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    RJAM's Avatar
    RJAM Posts: 1, Reputation: 1
    New Member

    Mar 25, 2007, 01:20 PM
    Private Seller
    I recently sold a car to a guy who checked out the condition of the car and test drove it twice before purchasing. The car was in good working condition and the only thing that really needed to be done was having the ac recharged. Now after having the car for a week the guy is claiming there are all these things wrong with it and he wants his money back or he will press charges. He says there is a law that states he has 2 weeks to return the car if he is not satisfied. Is there such thing? I know of the Lemon Law and from what I understood it protects from dealerships and newer cars with warranties and such. Please let me know what you think and if you have heard of anything like this. As far as I know, when you purchase a car from a private seller it is on the understanding that the car is sold 'as-is' and cannot be returned or refunded.
    Squiffy's Avatar
    Squiffy Posts: 499, Reputation: 84
    Full Member

    Mar 25, 2007, 01:25 PM
    I don't think he will have a leg to stand on. He is probably a con artist who just wanted a car for a couple for weeks and then returned it. Its his problem not yours, he was happy at purchase after having ample time to test drive it.
    TheSavage's Avatar
    TheSavage Posts: 564, Reputation: 96
    Senior Member

    Mar 25, 2007, 01:34 PM
    Next time you hear from him just give him the phone # of the small claims court.
    When you buy used from a individual its as it no warranty.-- Savage
    Justice Matters's Avatar
    Justice Matters Posts: 210, Reputation: 27
    Full Member

    Mar 25, 2007, 02:13 PM
    There is no automatic "understanding" in law that a car sold between two private individuals is sold on an "as is" basis. This would interfere with parties freedom to contract.

    What governs the relationship between you and the buyer is the contract that was negotiated between you which in turn is subject to the laws of the jurisdiction you reside in.

    Ideally you have a written contract stating that the car was sold "as is" and no representations or warranties were made with respect to the vehicle. If so, the buyer may have no recourse in law.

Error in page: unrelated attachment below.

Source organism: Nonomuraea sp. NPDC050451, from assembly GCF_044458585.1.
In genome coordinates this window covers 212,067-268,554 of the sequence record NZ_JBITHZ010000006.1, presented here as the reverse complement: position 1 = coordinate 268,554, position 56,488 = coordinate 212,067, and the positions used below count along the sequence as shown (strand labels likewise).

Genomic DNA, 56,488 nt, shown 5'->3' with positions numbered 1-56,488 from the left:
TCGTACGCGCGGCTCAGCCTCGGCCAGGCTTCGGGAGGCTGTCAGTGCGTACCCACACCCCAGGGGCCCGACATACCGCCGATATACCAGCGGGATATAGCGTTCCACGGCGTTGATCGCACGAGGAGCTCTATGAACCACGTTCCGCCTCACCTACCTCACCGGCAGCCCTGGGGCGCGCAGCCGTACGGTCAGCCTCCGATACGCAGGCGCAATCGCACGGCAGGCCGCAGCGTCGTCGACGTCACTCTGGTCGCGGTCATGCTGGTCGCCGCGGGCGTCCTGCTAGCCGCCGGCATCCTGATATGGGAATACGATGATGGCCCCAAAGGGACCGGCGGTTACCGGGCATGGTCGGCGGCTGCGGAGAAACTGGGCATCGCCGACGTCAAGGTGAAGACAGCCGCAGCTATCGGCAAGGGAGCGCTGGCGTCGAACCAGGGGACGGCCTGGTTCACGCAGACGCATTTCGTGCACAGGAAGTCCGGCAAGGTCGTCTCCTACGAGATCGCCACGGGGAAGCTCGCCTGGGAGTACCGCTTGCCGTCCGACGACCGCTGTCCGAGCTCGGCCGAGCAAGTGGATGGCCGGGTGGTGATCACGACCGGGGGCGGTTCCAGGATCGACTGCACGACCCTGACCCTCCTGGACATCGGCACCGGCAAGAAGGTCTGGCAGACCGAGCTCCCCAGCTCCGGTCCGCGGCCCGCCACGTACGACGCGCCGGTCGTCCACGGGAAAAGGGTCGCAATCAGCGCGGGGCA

If you don't have a written contract then it could become a case of your word against the buyers. The buyer could, among other things, allege you misrepresented the condition and history of the vehicle and if a court accepted such an argument you may have to provide some kind of refund.

    As for the two week "cooling-off" period that the buyer is alleging we are unaware of any North American jurisdiction having such a law with resepct to automobile purchases.
    Fr_Chuck's Avatar
    Fr_Chuck Posts: 81,303, Reputation: 7692

    Mar 25, 2007, 03:52 PM
    I will agree if and when you sold the car on the bill of sale ( and you had to provide him abill of sale) it had to say on it, sold as is. If not there can be implied warranties that a buyer may expect from things you said, but if and when the bill of sale states "as is" then the written document over rides any verbal agreement prior to the signing.

    Also in most states there is a legal requirement that all car sales be done in writing, so a bill of sale stating the seller and buyer and the terms of the sale are required.

    There is no such thing as a two week requirement that I know of anywhere, but there is basic car sale laws as to a used car.

    But I will agree, I would tell them all sales final, no refund and not to call you back, Buyers remorse is often done on used cars, or they do find more wrong latter. I sold one truck, that I really drove everday for 3 years, a person bought it, and the transmission went out on the way home for them, and I told them sorry, it was as is, I really did not know anything was wrong.

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